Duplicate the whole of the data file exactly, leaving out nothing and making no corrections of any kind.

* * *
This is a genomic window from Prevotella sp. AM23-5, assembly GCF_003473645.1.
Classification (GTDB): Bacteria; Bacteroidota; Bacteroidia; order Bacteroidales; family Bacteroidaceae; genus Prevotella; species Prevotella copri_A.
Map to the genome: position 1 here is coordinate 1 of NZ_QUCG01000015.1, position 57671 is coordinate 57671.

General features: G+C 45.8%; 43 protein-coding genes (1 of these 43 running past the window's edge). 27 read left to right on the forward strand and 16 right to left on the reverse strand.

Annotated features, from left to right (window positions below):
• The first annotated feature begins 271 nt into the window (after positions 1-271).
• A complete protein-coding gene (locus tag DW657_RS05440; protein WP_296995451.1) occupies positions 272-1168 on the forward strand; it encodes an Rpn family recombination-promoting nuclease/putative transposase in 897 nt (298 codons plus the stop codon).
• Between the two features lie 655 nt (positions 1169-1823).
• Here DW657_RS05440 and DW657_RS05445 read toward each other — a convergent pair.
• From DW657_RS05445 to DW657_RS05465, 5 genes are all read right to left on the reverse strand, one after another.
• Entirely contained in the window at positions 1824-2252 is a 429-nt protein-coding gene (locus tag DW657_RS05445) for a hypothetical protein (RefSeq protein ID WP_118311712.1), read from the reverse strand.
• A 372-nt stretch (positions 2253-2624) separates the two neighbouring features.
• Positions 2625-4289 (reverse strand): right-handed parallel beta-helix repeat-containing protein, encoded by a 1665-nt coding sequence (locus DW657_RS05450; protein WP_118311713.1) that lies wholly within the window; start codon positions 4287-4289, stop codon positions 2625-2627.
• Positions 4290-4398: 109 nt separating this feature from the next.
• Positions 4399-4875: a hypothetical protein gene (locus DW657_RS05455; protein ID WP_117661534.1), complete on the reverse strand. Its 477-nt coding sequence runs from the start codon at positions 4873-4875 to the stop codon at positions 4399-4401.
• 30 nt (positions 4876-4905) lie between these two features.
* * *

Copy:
This is a genomic window from Prevotella sp. AM23-5, assembly GCF_003473645.1.
Classification (GTDB): Bacteria; Bacteroidota; Bacteroidia; order Bacteroidales; family Bacteroidaceae; genus Prevotella; species Prevotella copri_A.
Map to the genome: position 1 here is coordinate 1 of NZ_QUCG01000015.1, position 57671 is coordinate 57671.

General features: G+C 45.8%; 43 protein-coding genes (1 of these 43 running past the window's edge). 27 read left to right on the forward strand and 16 right to left on the reverse strand.

Annotated features, from left to right (window positions below):
• The first annotated feature begins 271 nt into the window (after positions 1-271).
• A complete protein-coding gene (locus tag DW657_RS05440; protein WP_296995451.1) occupies positions 272-1168 on the forward strand; it encodes an Rpn family recombination-promoting nuclease/putative transposase in 897 nt (298 codons plus the stop codon).
• Between the two features lie 655 nt (positions 1169-1823).
• Here DW657_RS05440 and DW657_RS05445 read toward each other — a convergent pair.
• From DW657_RS05445 to DW657_RS05465, 5 genes are all read right to left on the reverse strand, one after another.
• Entirely contained in the window at positions 1824-2252 is a 429-nt protein-coding gene (locus tag DW657_RS05445) for a hypothetical protein (RefSeq protein ID WP_118311712.1), read from the reverse strand.
• A 372-nt stretch (positions 2253-2624) separates the two neighbouring features.
• Positions 2625-4289 (reverse strand): right-handed parallel beta-helix repeat-containing protein, encoded by a 1665-nt coding sequence (locus DW657_RS05450; protein WP_118311713.1) that lies wholly within the window; start codon positions 4287-4289, stop codon positions 2625-2627.
• Positions 4290-4398: 109 nt separating this feature from the next.
• Positions 4399-4875: a hypothetical protein gene (locus DW657_RS05455; protein ID WP_117661534.1), complete on the reverse strand. Its 477-nt coding sequence runs from the start codon at positions 4873-4875 to the stop codon at positions 4399-4401.
• 30 nt (positions 4876-4905) lie between these two features.